WAVERLY — Rodney Lewis, owner of Waterloo restaurant Rodney’s Kitchen, dropped by Wartburg College on Monday to share his African-American cuisine with the campus community during Black History Month.
He led the preparation of 450 to 500 meals of fried golden catfish, macaroni and cheese, and green beans with turkey for students to enjoy for dinner at the Mensa Dining Center.
Catfish is “one of the most popular dishes in black culture, pretty much all over the country,” Lewis said, “…it’s what they like.”
“It gives me the opportunity to go out and showcase some of my dishes here on campus. It also gives people an idea of what I’m doing at my restaurant in Waterloo,” he added.
“Unity” is a word he used to describe what the dishes bring to campus.
He thinks the dinner isn’t just about African-American heritage. It’s a lesson for people who come together to learn about world history, or “understand or experience the culture of black history.”
People also read…
There are many opportunities for such learning on campus.
Wartburg is a “melting pot”. According to the college, it has 1,543 students from 36 states and 66 countries (not including the United States). This includes 186 American students of color and 94 international students, a few more if you count students who hold dual citizenship.
Food brings people together
Soul food “feeds the soul and the spirit,” Lewis said. More generally, food brings people together.
Typically, the Wartburg Black Student Union has a caterer prepare a smaller-scale “soul food dinner” for the group. But this year, in honor of Black History Month, it was important for everyone to share their tasting.
“Our food is really important in our culture. It brings us together. This is important at parties. The recipes are passed down from our grandmothers, and also in the days of slavery we didn’t have much to work with, so we were really creative with that,” the BSU president said, Jaylen McBride. “It’s transformed, and it’s something that’s close to our hearts.”
McBride, a senior at Wartburg, notes that Lewis’ presence here brings people closer to African-American culture during a year when BSU celebrates the theme of “black excellence.”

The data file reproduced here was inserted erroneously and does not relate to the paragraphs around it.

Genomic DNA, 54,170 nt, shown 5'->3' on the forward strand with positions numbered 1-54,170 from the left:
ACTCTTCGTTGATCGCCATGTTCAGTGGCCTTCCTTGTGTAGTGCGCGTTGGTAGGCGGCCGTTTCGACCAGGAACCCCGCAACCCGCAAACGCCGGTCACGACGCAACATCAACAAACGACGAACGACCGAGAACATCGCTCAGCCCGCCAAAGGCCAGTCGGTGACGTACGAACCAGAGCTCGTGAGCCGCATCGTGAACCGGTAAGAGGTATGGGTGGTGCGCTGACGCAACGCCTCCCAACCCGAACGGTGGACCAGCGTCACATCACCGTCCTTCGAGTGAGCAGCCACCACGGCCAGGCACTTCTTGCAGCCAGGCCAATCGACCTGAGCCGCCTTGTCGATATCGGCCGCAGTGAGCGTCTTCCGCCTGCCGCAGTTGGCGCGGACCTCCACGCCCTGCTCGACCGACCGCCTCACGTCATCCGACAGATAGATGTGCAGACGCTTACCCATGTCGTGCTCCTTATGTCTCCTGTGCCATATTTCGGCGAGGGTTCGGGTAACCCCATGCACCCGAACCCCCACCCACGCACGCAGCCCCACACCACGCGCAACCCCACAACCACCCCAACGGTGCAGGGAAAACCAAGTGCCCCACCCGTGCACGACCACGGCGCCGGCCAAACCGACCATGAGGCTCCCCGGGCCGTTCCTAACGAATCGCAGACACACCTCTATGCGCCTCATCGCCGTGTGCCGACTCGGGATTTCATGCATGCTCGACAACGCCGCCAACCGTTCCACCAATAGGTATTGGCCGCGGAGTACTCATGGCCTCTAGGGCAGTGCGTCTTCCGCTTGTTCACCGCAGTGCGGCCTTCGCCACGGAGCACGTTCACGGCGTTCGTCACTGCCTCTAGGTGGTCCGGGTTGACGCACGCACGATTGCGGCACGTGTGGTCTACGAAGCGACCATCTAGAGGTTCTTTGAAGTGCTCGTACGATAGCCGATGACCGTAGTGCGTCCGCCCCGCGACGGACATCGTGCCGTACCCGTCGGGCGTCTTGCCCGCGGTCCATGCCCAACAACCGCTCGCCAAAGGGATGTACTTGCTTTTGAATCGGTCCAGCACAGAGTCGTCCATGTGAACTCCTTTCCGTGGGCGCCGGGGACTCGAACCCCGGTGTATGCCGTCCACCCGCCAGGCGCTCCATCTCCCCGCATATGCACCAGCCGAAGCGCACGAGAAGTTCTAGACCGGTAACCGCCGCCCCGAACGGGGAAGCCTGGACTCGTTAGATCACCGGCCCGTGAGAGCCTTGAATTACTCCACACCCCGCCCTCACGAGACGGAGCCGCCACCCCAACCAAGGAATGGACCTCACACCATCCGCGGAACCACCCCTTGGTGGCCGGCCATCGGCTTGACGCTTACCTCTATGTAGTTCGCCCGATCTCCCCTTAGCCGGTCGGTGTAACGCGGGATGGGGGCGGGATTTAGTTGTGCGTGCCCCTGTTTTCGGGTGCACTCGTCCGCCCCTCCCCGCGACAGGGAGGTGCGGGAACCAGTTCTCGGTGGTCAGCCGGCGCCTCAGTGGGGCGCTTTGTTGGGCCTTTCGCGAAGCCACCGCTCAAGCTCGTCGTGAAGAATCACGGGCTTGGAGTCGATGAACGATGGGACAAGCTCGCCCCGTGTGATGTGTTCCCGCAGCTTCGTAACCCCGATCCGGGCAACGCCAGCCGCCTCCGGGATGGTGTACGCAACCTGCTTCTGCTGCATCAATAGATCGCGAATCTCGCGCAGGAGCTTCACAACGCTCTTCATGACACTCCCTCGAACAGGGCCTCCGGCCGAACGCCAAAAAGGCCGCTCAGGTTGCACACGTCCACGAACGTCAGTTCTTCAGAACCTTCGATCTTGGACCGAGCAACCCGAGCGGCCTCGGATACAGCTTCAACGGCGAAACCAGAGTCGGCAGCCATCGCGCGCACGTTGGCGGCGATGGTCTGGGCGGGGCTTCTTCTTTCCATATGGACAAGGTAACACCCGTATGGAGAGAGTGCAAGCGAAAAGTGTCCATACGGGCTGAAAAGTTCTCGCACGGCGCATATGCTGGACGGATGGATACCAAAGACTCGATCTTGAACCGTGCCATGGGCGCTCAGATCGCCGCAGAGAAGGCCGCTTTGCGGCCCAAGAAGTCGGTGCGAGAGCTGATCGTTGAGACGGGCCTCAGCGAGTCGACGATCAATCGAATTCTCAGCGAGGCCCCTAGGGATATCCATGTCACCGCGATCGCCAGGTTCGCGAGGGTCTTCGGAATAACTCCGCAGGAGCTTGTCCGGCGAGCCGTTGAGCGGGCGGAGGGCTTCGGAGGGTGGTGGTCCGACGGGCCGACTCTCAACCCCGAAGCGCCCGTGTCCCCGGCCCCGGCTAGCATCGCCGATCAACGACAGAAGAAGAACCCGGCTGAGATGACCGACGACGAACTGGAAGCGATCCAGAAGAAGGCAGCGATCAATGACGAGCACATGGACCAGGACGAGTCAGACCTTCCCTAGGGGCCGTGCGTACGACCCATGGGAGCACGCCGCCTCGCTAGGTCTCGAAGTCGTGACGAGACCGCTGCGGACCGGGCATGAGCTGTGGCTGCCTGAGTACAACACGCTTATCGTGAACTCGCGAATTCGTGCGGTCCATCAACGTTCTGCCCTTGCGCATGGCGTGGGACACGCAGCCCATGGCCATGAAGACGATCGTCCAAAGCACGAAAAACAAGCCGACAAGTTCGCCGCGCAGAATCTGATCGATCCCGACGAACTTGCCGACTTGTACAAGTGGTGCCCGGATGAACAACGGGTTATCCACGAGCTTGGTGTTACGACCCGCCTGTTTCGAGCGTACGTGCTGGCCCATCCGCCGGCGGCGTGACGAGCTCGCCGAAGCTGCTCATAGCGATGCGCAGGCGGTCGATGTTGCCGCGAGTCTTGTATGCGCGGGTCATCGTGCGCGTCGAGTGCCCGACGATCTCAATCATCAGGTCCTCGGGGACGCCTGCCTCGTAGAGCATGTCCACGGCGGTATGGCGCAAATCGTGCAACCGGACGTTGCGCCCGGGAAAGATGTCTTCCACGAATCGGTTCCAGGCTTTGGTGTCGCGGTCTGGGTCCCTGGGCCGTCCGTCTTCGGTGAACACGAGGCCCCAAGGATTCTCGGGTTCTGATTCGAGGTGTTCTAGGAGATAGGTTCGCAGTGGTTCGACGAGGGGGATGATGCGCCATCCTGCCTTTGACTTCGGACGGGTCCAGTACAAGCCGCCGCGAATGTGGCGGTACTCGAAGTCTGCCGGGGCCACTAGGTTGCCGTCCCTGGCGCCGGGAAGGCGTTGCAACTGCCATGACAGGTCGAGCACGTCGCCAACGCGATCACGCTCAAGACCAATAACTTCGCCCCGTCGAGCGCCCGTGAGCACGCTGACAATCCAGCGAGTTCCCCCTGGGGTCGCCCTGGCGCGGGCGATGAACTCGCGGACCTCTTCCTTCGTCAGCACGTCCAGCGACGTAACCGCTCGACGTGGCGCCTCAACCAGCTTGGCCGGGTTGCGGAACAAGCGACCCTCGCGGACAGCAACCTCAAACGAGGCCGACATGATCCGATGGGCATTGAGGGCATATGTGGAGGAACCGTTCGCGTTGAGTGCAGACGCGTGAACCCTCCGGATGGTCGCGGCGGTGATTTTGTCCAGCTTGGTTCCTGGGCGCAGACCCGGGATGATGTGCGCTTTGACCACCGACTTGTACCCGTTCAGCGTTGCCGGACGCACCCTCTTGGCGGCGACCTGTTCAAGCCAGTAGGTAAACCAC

“Working with an African-American chef is something we’re proud of,” McBride said.
“We wanted to share our food and our culture, and we thought that was the best way to do that,” she added.
“I want to show students that meals made from scratch don’t have to be complicated and that even in a dorm room, you can make delicious meals that are better for you than Ramen noodles.”
A new experience
Chef Jami Dare took over the kitchen at Wartburg College in November after returning to the Cedar Valley from New Orleans. But on Monday afternoon, she took “a back seat” to watch a master with a different background practice his craft.
“We are really happy to collaborate. I think it’s an amazing opportunity,” she said. “We are so lucky here at Wartburg to have this little melting pot of international students and students from all over the world. I think the food is really, really great for building bridges and opening doors for people who wouldn’t normally experience this type of cuisine. It’s a great way to start a conversation.
She hopes this will arouse students’ curiosity about the history and meaning of the different dishes. This is an example, she says, of the potential the university community has to learn from each other.
“I think this (event) is the first of its kind, and I’m so excited to have Rodney here as a guest conductor,” she said. “It’s just a wonderful opportunity for everyone involved, and I really hope we can do it again next year and maybe expand it,” she added.
Wartburg is renovating Centennial and Vollmer Halls, two of its freshman dorms. When complete, there will be a common area with a “demonstration kitchen” that will not only give students a place to congregate over a meal, but will also offer educational food programming.
“Everyone loves food. It’s a great way to collaborate and come together around the dinner table,” she said.
But how do you teach culture when some students just want to feed their face?
“It might be beyond my abilities as a chef,” she joked. “But I think we’re putting the pieces of the puzzle in front of them and hopefully they’ll put things together and that will generate some interest, and maybe they’ll want to do things like that in the future.”
“This may be the first in a series of events, hopefully, where we can cross cultural boundaries with food,” said the chef, who hopes to not only expand international options, but also vegetarian and vegan offerings.
PHOTOS: Kimball Ridge building collapses